In addition to this, there has been an increase in the availability of full-day care for younger children. These kinds of tendencies can produce tension and ambivalence, both of which can be resolved only by the people directly involved.
Parents are considered to be an essential factor
Even though it is widely accepted that parents play a significant role in the education of their children, the topic of parents was only given a passing mention in the national political debate and in the programmatic papers (like those published by the KMK). On the other hand, when schools were closed because of the COVID-19 pandemic, parents were "put in the spotlight" (Walper, 2021).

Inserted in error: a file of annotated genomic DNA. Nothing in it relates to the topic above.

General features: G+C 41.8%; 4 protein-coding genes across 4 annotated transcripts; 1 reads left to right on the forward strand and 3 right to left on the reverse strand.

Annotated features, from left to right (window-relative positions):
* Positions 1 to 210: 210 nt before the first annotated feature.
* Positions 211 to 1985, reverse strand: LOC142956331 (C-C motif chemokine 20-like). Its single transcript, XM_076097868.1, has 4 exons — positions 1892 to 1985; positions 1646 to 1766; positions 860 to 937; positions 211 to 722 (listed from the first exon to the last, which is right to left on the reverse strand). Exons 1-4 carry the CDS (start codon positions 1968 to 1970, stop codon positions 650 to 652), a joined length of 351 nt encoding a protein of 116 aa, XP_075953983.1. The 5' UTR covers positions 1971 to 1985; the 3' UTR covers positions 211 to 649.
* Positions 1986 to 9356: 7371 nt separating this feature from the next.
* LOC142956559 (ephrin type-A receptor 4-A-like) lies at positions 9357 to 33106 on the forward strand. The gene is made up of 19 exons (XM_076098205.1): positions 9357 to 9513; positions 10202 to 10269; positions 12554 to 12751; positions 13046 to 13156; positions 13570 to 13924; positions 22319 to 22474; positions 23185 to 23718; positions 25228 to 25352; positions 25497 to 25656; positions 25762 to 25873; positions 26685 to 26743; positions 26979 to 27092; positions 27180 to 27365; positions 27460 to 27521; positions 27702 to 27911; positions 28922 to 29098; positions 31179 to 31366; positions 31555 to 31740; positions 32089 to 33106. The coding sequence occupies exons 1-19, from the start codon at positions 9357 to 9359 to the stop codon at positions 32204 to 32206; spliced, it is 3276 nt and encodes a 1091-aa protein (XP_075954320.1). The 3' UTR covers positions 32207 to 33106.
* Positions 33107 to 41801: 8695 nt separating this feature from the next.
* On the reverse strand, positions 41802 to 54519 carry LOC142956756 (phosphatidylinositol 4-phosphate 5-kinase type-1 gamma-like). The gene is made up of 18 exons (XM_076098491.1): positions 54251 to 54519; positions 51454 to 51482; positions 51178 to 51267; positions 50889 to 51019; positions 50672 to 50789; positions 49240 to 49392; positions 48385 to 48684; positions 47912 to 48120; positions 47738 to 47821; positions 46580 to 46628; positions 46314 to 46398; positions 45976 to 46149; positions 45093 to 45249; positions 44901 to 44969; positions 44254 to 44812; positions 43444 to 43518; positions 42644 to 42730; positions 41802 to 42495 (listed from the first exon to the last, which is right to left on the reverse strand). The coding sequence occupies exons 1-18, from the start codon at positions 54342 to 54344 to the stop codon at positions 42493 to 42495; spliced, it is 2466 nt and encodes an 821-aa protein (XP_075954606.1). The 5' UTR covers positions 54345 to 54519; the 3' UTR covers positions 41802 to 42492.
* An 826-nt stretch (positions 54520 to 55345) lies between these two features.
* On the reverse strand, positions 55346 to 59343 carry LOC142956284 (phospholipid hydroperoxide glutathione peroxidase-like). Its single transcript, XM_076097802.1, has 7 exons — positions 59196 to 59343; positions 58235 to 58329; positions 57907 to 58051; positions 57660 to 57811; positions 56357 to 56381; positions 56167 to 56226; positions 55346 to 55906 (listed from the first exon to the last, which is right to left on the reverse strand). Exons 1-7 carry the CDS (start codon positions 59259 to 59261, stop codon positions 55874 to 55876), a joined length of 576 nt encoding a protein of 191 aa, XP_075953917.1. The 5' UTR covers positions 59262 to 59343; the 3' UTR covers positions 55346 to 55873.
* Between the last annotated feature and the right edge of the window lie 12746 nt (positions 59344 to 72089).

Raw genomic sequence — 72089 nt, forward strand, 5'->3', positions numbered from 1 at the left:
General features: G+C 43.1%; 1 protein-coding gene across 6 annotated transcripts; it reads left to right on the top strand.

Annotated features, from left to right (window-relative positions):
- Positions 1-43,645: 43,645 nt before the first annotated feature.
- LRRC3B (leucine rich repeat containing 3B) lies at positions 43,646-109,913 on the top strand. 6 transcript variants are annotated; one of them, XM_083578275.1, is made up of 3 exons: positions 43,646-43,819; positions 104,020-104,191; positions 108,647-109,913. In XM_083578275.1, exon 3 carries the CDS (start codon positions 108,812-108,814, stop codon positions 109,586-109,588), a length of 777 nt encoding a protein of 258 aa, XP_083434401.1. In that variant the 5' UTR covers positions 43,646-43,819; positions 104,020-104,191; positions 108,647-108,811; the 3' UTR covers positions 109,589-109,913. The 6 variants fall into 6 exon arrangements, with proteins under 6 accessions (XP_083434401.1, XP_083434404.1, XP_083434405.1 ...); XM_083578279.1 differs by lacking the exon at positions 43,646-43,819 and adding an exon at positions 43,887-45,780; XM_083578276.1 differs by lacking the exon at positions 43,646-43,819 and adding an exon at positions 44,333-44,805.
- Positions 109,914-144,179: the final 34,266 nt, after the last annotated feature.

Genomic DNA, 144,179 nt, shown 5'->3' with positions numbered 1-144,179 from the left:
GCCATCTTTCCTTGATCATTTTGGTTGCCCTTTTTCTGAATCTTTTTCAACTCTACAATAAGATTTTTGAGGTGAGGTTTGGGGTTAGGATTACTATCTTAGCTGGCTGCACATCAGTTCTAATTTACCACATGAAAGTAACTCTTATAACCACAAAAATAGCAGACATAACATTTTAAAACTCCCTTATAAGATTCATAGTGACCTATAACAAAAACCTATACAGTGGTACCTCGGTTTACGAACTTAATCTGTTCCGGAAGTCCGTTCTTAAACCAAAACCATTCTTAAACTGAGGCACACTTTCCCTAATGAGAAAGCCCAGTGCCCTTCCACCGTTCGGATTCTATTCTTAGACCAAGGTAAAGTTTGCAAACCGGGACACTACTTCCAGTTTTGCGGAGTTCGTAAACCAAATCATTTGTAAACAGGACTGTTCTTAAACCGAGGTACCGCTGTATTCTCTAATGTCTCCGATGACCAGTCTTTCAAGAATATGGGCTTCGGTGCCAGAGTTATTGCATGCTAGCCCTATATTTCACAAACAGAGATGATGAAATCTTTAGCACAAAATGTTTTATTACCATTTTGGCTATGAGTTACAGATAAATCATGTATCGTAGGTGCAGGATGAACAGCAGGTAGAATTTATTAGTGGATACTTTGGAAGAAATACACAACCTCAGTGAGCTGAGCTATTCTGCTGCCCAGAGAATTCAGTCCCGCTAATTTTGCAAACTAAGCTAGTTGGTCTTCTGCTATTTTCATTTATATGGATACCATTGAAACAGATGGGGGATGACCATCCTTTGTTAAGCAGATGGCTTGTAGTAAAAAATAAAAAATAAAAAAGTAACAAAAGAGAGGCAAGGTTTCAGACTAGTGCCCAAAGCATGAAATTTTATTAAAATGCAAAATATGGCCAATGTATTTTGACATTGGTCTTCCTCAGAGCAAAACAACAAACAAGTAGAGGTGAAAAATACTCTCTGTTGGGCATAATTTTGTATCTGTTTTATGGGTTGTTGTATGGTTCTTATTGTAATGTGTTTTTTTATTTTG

In this article, we will take a more in-depth look at the continuum of familialism and de-familialism and ask if there is evidence to support a shift in either direction. To begin, we will provide a description of the various roles that parents played prior to the Covid-19 pandemic. The challenges that were faced by schools, teachers, and parents, as well as their mutual expectations, are the primary focus of our analysis of representative surveys that were conducted during the pandemic.
A growing number of programs are being carried out in Germany with the goal of improving educational outcomes for children. These programs frequently involve the participation of parents and treat their involvement as the primary concern. We want to know what roles the parents were expected to play in these kinds of projects and programs. In the conclusion, we offer a critical analysis of the current situation in Germany from the vantage point of the overarching concept of de-familialism as opposed to familialism.